But EVERY time a believer has a conflict between his heart and mind, there is a need to stop, back up, sit down, pray, and get counsel. When David gave in to self-centered thoughts he no longer made God-centered choices. His affair led to a pregnancy and then a murder and more pain after that than I have time to describe.
Praise God for the grace, mercy and forgiveness of God which helped David get back on track, back to the place of devotion to God in public as well as in private. Does the way you publicly worship and privately live your life show you are truly devoted to God?
Second, as King David began his reign, he willed to live a life of discernment.
Revisit verses 3-5: “I will set before my eyes no vile thing. The deeds of faithless men I hate; they will not cling to me. 4 Men of perverse heart shall be far from me; I will have nothing to do with evil. 5 Whoever slanders his neighbor in secret, him will I put to silence; whoever has haughty eyes and a proud heart, him will I not endure.”
David recognized that our hearts and our eyes work in tandem. It is the smart person who pays attention to what he or she is looking at. Satan appeals to us often through our eyesight. (Matthew 6:22-23) He likes to dangle images in front of us which cater to our fleshly, impulsive, sinful nature. Smart people will be discerning and discriminating about what they view.
Perhaps David couldn’t control the fact that he did see Bathsheba bathing. It’s not like he was in her bathroom with her. He didn’t set out to find someone who was taking a bath so he could gawk at them. Sometimes things beyond our control happen. But we can control how long we look, and we can control much of what is set before our eyes. For example, looking at pornography in any form goes completely contrary to the Word of God. It is not behavior Christians can behave in and still claim to follow Jesus.
Ladies, let me invite you to help the men in your life in this area. Men are wired differently than we are. They are much more visual than women. So, help a brother out and don’t display that which would encourage men to look long or to look lustfully.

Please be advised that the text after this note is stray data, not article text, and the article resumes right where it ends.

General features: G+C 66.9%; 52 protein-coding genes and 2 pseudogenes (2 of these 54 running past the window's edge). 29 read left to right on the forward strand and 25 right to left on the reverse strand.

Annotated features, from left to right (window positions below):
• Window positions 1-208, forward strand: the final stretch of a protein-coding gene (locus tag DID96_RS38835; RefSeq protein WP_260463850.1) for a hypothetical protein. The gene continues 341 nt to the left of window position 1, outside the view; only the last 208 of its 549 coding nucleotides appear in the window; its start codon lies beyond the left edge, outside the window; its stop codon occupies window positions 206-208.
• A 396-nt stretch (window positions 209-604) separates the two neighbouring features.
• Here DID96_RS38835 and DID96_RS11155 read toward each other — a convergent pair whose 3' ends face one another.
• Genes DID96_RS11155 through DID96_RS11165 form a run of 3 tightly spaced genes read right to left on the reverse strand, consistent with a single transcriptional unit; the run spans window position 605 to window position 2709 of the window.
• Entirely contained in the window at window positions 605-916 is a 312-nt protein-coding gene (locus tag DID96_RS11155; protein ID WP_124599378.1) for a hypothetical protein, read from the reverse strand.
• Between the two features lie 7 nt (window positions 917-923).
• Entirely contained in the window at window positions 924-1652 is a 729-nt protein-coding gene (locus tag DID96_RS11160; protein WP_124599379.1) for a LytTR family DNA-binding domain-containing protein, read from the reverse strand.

Father Ralph W. Beiting, founder of the Christian Appalachian Project, tells of an Easter visit he and some of the ministry’s volunteers made one year to families living along a Kentucky mountain creek bed. They stopped at one shack where a man and woman lived with their children. Their only heat was from a fireplace. They proudly ushered their visitors over to a corner of the dim room, where their two month old child lay. The baby wasn’t in a crib, a bassinet, a cradle, or even a pillow lined basket. This child, the family’s most precious treasure, lay in a cage made of tightly woven chicken wire.
Beiting said, “After a moment of stunned silence, my curiosity and concern got the better of me, and I asked the parents why they had their little child in this cage, I’ll never forget the answer.” The father said, “We have to have him in this little cage, so that the rats won’t eat on him.”
It wasn’t cruelty that motivated this father when he took the chicken wire and built the cage. On the contrary, like nearly every parent, he deeply loved his newborn son. No doubt he built every bit of that chicken-wire cage with love in his hands and a desperate hope in his heart to protect his child.
Parents, are there some parameters about what gets watched on TV and at the movies where you and your kids are concerned? Are we helping to protect our kids and ourselves from vile, perverse, violent and evil images? We have to be discerning about what we put in front of our eyes.
In verses 4 and 5 David was referring to not employing or trusting people with great responsibility who weren’t devoted to God for themselves. People with “perverse hearts” verse 4, aren’t going to be good decision makers in your company. I don’t care where they got their degree or how good they are at what they do. Eventually, their inability to make good decisions will corrupt your business.
People with “perverse hearts” aren’t going to make good husbands or wives, so don’t go down that road by making them your boyfriend or girlfriend. The marriage relationship is too crucial to the absolute rest of your life. They won’t become good role models for your children. Smart people, people with discernment don’t put those kinds of people on purpose into game-changing, life-changing positions in their lives.
People who talk about others behind their back (verse 5) aren’t going to be people you can trust to run your business, care for your kids, or tell your inmost secrets to. David wasn’t hiring anyone to work for him who had that kind of reputation. People with haughty eyes and proud hearts won’t be team players. They will always be self-serving. You can spot a proud person quite easily. They like to tell you about their accomplishments. They like to brag about their investments or how much money they are earning or have squirreled away. They love to brag about how they have dodged the system, how they have outsmarted the rules of the game or somehow gotten away with something they shouldn’t have. They like to work themselves into the conversation. The spotlight is always on them. That kind of person would be a liability for King David to have on the payroll.